President Obama spoke to the United Nations general assembly at the United Nations Headquarters in New York City.
Editor's Note: The following is a transcript of President Barack Obama's remarks to the UN General Assembly in New York City on Tuesday, in which he condemns global violence and extremism, framing the speech around the recent tragedy at the U.S. consulate in Libya.
THE PRESIDENT: Mr. President, Mr. Secretary General, fellow delegates, ladies and gentleman: I would like to begin today by telling you about an American named Chris Stevens.
Chris was born in a town called Grass Valley, California, the son of a lawyer and a musician. As a young man, Chris joined the Peace Corps, and taught English in Morocco. And he came to love and respect the people of North Africa and the Middle East. He would carry that commitment throughout his life. As a diplomat, he worked from Egypt to Syria, from Saudi Arabia to Libya. He was known for walking the streets of the cities where he worked -- tasting the local food, meeting as many people as he could, speaking Arabic, listening with a broad smile.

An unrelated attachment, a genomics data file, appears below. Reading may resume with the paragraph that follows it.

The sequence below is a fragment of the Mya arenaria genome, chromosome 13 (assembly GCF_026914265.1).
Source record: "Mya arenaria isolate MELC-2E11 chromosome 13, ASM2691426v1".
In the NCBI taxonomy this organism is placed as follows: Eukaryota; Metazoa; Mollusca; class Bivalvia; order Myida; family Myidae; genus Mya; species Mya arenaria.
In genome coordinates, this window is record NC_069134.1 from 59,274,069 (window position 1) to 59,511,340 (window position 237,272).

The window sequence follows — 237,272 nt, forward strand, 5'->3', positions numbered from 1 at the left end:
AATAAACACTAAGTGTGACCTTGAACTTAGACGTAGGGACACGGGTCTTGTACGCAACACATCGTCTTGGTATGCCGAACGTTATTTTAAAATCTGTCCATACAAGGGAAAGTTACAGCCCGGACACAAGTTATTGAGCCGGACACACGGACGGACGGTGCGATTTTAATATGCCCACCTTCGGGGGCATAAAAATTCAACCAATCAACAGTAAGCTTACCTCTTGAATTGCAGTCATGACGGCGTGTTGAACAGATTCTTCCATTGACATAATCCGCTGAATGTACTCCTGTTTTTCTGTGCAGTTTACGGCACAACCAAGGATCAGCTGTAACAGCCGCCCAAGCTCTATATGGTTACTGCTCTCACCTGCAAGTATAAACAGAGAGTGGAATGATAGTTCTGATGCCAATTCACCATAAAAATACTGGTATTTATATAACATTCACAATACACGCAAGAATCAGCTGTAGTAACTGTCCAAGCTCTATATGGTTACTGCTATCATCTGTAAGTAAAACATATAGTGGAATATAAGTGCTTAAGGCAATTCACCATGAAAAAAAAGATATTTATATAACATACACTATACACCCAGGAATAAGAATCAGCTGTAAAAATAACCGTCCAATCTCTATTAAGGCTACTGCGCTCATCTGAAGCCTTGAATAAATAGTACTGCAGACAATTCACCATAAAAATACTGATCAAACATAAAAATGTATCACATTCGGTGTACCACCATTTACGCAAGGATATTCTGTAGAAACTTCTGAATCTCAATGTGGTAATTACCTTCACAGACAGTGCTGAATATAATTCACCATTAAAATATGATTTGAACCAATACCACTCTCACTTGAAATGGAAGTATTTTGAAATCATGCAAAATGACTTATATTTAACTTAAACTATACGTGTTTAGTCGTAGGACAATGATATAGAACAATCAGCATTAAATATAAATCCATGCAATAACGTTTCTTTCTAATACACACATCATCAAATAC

Chris went to Benghazi in the early days of the Libyan revolution, arriving on a cargo ship. As America’s representative, he helped the Libyan people as they coped with violent conflict, cared for the wounded, and crafted a vision for the future in which the rights of all Libyans would be respected. And after the revolution, he supported the birth of a new democracy, as Libyans held elections, and built new institutions, and began to move forward after decades of dictatorship.
Chris Stevens loved his work. He took pride in the country he served, and he saw dignity in the people that he met. And two weeks ago, he traveled to Benghazi to review plans to establish a new cultural center and modernize a hospital. That’s when America’s compound came under attack. Along with three of his colleagues, Chris was killed in the city that he helped to save. He was 52 years old.